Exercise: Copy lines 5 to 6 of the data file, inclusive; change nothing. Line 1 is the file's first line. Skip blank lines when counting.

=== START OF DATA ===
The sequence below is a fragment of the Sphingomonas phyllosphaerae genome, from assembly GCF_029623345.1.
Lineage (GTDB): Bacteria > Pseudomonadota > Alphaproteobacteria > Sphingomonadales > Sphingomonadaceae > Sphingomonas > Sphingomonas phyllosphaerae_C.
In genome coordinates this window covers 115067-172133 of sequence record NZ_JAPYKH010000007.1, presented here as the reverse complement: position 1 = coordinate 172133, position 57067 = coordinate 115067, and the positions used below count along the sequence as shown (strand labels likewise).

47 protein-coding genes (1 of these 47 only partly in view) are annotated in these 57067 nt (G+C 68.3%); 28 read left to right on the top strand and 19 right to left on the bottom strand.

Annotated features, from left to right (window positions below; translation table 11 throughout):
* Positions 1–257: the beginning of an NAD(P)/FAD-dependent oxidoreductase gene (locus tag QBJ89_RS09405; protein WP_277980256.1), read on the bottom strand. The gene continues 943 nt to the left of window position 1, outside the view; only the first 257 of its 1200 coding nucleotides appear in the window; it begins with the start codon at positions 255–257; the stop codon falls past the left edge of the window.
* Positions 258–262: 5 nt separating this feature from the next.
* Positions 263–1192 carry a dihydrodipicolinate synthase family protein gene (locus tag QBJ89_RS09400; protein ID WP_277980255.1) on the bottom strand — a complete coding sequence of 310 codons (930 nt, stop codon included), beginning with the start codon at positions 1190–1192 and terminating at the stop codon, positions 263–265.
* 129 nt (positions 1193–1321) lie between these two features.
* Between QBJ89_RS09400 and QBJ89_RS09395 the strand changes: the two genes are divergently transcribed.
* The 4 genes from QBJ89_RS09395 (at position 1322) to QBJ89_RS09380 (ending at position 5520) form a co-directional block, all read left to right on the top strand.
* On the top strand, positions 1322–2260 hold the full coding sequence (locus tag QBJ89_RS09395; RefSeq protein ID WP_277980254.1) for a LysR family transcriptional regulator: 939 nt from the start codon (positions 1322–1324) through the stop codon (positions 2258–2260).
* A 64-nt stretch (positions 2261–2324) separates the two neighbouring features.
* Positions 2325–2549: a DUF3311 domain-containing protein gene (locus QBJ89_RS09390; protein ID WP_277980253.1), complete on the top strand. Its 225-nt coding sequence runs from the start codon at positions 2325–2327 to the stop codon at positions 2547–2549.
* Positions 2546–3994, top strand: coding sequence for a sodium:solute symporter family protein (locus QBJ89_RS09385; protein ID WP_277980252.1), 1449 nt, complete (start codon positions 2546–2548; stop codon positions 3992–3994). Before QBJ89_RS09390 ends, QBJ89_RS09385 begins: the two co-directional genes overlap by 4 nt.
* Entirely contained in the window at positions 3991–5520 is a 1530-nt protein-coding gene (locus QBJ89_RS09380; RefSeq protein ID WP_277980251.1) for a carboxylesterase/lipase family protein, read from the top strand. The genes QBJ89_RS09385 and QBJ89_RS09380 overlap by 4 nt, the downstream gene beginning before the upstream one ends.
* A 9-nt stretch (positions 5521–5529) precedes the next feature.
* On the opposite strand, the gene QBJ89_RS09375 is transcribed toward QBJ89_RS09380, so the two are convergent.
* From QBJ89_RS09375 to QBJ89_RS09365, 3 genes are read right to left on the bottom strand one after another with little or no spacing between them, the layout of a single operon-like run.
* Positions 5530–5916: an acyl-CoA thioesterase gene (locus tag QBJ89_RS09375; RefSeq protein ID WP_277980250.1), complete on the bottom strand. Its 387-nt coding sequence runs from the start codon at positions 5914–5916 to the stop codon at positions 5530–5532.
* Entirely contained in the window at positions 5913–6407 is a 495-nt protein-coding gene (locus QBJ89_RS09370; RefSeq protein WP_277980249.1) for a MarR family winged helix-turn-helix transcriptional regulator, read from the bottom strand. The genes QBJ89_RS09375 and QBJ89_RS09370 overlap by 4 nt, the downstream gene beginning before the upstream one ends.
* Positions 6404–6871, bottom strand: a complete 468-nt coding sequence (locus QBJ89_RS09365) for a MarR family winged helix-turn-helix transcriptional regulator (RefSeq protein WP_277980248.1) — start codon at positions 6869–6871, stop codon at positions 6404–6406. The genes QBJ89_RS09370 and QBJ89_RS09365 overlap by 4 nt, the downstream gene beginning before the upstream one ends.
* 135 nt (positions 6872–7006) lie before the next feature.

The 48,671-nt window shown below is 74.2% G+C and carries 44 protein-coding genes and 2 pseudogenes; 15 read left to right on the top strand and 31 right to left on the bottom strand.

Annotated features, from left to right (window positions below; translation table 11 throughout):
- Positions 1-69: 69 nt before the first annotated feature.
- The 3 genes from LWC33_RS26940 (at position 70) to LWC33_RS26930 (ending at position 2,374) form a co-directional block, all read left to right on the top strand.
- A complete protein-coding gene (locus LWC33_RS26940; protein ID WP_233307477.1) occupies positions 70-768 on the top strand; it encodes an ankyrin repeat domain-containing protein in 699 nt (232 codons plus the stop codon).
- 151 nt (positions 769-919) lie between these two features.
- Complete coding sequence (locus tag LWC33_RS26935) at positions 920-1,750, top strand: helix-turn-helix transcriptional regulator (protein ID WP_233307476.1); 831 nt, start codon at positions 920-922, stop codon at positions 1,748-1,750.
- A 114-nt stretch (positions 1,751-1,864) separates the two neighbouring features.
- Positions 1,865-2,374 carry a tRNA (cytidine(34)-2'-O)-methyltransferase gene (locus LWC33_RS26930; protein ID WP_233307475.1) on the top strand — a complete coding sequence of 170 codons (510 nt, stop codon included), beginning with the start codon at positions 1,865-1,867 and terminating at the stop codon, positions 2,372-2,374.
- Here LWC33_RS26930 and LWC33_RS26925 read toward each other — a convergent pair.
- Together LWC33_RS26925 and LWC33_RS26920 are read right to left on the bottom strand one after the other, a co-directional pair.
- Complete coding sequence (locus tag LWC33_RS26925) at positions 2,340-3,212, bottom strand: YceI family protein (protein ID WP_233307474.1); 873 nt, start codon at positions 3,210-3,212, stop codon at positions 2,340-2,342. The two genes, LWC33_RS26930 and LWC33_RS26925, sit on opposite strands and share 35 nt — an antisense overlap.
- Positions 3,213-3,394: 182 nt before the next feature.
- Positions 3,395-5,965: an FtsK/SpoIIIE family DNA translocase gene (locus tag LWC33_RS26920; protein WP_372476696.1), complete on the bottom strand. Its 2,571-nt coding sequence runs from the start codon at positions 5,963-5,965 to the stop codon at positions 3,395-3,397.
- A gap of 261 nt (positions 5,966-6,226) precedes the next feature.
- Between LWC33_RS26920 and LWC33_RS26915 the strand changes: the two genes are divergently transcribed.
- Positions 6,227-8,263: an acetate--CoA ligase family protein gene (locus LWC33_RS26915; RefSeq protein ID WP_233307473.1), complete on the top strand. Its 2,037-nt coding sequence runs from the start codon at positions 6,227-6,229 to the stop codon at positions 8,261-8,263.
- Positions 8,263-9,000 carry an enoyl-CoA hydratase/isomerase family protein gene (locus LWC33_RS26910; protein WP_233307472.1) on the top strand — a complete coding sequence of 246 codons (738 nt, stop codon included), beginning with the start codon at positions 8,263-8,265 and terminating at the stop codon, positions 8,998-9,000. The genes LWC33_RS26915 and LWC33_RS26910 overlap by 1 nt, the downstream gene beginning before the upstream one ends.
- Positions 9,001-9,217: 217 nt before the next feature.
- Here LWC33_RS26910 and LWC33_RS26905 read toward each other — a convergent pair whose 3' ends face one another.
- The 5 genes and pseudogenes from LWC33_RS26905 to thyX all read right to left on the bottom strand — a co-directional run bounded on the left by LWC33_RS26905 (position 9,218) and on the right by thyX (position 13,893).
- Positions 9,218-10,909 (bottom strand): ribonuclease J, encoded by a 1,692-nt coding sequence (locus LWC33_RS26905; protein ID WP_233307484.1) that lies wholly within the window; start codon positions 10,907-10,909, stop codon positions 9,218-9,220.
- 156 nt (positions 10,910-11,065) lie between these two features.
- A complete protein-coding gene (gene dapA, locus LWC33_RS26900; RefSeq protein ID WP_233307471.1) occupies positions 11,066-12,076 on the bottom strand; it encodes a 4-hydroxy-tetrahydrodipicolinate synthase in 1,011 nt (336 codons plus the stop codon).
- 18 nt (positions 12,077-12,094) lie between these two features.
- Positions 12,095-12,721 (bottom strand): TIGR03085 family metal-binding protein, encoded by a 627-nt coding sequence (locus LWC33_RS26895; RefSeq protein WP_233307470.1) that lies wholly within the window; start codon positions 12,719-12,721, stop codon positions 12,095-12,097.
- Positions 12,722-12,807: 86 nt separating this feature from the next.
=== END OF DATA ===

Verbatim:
Annotated features, from left to right (window positions below; translation table 11 throughout):
* Positions 1–257: the beginning of an NAD(P)/FAD-dependent oxidoreductase gene (locus tag QBJ89_RS09405; protein WP_277980256.1), read on the bottom strand. The gene continues 943 nt to the left of window position 1, outside the view; only the first 257 of its 1200 coding nucleotides appear in the window; it begins with the start codon at positions 255–257; the stop codon falls past the left edge of the window.